Saturday, January 10, 2015

                                               No More Nagging, by George!   

     Those of us who use our devices on a regular basis, particularly women, find adds popping up every time we write an email, a document or even pull up a playlist on I-tunes. This has become somewhat disturbing to me recently as reflected on my Visa bill.
     I was writing a memo to my Executive Committee announcing an upcoming meeting, and lo and behold, up popped the $295 booties I’ve been eyeing for the past three weeks. I can’t justify spending that much on another pair of stilts, so it is easy to ignore, but that’s not the only add that surfaces frequently. The pencil skirt I like at Ann Taylor, the exquisite gown I’ve been following at Macy’s, the bathing suit I like at Nordstrom all keep jumping into my line of sight. The obvious answer to this issue is not to surf the net for clothing, but sometimes the temptation is just too great.
     Susie Orman’s haunting advice about “needs” and “wants” simply adds guilt and shame to the emotions I experience when looking at the product that flashes next to my cursor--sometimes even prompting some curses. “Leave me alone. I don’t need you to tempt me. I know you’re there, and you’re still too expensive.” The little flasher doesn’t give up, though; he keeps flashing often for weeks. Of course, as the products go on sale, the consumer sees the value in the purchase, and the advertising executives jump on their mahogany tables crying, “Another feckless female succumbs!” Yup. That’s me.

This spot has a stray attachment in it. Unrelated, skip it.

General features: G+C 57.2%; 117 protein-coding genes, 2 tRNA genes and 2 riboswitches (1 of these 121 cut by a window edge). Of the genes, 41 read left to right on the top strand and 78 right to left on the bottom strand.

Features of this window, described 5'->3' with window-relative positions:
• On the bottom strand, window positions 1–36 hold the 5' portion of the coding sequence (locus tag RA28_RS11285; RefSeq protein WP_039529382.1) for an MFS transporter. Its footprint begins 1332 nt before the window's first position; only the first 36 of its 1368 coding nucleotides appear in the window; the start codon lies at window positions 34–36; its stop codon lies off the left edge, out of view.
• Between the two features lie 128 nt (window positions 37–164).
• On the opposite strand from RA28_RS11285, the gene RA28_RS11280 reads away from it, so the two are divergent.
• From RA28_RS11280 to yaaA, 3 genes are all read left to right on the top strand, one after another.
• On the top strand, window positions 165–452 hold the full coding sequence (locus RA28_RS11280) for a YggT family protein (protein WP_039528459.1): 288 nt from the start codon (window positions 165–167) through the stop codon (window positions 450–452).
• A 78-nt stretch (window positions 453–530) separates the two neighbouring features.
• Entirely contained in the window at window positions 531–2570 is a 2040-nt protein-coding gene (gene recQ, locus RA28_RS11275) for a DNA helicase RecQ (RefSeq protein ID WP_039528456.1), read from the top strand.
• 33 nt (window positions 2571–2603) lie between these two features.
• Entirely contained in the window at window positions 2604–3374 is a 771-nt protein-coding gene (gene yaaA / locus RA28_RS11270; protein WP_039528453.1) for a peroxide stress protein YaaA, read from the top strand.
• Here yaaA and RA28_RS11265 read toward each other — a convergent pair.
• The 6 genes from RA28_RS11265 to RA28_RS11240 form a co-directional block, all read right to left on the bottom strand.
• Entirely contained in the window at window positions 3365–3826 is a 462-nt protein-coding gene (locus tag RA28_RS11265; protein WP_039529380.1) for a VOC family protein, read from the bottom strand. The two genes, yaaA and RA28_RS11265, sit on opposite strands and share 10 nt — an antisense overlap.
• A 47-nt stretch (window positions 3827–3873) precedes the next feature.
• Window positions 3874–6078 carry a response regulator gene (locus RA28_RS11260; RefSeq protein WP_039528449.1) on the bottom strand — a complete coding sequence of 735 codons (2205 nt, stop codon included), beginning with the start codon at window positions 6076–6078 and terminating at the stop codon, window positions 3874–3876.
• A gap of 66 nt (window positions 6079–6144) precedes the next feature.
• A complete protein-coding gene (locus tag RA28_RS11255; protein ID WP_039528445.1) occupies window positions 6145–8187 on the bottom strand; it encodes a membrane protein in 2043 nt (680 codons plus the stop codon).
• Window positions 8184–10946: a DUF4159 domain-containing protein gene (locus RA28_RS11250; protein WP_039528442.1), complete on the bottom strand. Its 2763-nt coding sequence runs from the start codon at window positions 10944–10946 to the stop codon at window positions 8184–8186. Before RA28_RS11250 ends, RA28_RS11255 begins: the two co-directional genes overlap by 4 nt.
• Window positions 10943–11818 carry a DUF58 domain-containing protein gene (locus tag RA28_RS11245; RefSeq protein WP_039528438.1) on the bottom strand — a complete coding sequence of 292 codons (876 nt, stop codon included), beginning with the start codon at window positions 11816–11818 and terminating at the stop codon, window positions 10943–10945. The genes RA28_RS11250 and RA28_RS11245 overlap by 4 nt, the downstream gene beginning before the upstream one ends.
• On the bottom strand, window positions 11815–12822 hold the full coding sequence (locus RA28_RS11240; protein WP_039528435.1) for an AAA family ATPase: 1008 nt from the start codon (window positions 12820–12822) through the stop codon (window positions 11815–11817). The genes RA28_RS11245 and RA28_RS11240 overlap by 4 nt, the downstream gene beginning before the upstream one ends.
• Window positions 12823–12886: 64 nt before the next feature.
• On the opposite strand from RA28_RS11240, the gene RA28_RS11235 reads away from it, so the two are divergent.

Last week, I bought two dresses online from Macy’s. Of course, I not only had coupons, but it was the proverbial “ONE DAY ONLY SALE” that boasts 15% off everything I’ve ever wanted. So I bought two instead of one. The first one came last week and, fortunately, didn’t fit. So I have to traipse to the UPS store to mail it back according to the online directions. What took five seconds to purchase took 45 minutes to repackage and prep for return. The second dress, however, is darling and makes me look ultra-stacked, so it was worth all the aggravation.
      All of this leads me to a variation on the theme. Instead of adds popping up on devices, wouldn’t it be cool to have hubby honey-do lists pop up instead? Each wife could customize this service by ordering the list to appear solely on her hubby’s devices. “Pick up cleaning, feed dog, pick up your lint socks, wash the car, go to the recycling center, wash the kitchen floor, pick up surprise for loving wife.” This would eliminate nagging but deliver the message several times a day. 

     I need to call George Forman right now.